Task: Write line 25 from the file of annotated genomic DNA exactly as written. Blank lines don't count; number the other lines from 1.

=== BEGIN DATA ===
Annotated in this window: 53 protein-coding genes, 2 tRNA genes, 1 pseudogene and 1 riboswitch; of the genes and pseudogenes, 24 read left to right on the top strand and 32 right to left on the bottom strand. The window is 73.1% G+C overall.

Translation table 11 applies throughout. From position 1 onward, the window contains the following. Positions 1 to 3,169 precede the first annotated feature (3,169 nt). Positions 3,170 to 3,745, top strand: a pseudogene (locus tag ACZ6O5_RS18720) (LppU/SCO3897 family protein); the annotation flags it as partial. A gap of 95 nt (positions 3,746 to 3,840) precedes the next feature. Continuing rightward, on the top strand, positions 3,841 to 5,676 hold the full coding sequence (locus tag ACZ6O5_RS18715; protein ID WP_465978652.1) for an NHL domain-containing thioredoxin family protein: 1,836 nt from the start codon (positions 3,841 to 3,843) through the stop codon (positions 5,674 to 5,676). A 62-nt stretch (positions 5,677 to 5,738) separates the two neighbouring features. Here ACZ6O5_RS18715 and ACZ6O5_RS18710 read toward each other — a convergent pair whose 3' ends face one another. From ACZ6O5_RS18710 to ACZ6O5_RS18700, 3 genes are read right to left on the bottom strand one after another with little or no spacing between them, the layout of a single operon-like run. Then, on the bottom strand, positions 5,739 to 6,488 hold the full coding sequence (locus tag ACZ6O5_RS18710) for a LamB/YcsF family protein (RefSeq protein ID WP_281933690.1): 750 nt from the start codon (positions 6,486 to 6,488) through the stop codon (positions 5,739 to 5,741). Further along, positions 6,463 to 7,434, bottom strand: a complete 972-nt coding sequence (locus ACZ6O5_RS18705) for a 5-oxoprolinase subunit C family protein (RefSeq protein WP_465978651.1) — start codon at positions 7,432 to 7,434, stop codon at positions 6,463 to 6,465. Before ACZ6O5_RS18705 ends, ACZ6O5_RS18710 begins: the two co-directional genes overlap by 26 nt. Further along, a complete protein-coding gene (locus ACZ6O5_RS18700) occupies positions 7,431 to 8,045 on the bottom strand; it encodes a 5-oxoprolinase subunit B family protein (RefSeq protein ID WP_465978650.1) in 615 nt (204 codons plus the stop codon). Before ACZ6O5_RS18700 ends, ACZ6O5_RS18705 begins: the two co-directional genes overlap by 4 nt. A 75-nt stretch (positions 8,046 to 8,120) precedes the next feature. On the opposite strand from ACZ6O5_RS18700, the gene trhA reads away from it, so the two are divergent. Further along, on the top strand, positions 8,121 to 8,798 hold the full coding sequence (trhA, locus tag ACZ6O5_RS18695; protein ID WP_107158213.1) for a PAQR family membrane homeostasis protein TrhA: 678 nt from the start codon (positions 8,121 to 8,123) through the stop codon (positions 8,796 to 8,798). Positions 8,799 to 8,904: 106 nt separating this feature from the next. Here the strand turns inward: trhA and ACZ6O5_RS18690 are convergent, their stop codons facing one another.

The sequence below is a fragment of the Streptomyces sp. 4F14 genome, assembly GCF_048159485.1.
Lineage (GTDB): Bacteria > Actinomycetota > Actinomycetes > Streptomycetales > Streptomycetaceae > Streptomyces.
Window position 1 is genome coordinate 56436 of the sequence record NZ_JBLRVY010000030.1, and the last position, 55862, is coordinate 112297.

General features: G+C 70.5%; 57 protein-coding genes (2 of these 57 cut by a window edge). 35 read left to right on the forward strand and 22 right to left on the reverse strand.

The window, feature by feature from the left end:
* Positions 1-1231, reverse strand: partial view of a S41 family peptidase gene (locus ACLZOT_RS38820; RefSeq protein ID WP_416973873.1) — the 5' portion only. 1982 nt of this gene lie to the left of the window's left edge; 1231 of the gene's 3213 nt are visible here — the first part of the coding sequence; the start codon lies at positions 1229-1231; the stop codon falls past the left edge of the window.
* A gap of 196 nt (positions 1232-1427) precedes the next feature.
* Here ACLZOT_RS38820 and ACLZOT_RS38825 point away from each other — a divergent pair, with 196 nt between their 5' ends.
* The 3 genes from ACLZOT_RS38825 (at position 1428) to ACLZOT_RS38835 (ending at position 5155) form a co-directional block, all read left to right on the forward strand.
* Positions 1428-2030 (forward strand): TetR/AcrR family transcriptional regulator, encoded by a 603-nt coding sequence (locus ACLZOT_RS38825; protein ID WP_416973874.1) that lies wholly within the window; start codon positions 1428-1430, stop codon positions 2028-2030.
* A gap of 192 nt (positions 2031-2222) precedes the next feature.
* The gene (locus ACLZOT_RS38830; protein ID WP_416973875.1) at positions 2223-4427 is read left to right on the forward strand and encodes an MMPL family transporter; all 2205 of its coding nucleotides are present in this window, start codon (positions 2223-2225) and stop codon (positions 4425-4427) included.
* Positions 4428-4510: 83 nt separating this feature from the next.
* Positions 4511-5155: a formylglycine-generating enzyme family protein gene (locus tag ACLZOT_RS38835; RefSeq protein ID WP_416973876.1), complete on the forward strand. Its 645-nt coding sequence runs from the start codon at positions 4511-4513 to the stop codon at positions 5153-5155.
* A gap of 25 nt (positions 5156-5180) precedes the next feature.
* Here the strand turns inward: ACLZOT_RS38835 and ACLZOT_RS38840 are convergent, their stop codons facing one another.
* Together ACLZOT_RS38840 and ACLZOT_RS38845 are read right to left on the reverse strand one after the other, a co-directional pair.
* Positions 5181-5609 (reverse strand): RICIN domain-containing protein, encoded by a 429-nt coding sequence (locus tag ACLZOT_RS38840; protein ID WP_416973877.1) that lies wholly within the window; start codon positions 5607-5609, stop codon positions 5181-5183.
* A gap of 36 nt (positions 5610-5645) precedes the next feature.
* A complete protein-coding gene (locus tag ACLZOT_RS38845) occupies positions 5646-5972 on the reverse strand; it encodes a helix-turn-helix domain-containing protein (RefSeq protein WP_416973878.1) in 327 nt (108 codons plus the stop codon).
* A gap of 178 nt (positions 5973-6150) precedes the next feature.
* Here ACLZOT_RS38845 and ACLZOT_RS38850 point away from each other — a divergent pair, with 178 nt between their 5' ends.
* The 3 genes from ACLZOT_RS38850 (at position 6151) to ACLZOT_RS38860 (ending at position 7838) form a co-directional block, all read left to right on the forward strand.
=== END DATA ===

* The 3 genes from ACLZOT_RS38850 (at position 6151) to ACLZOT_RS38860 (ending at position 7838) form a co-directional block, all read left to right on the forward strand.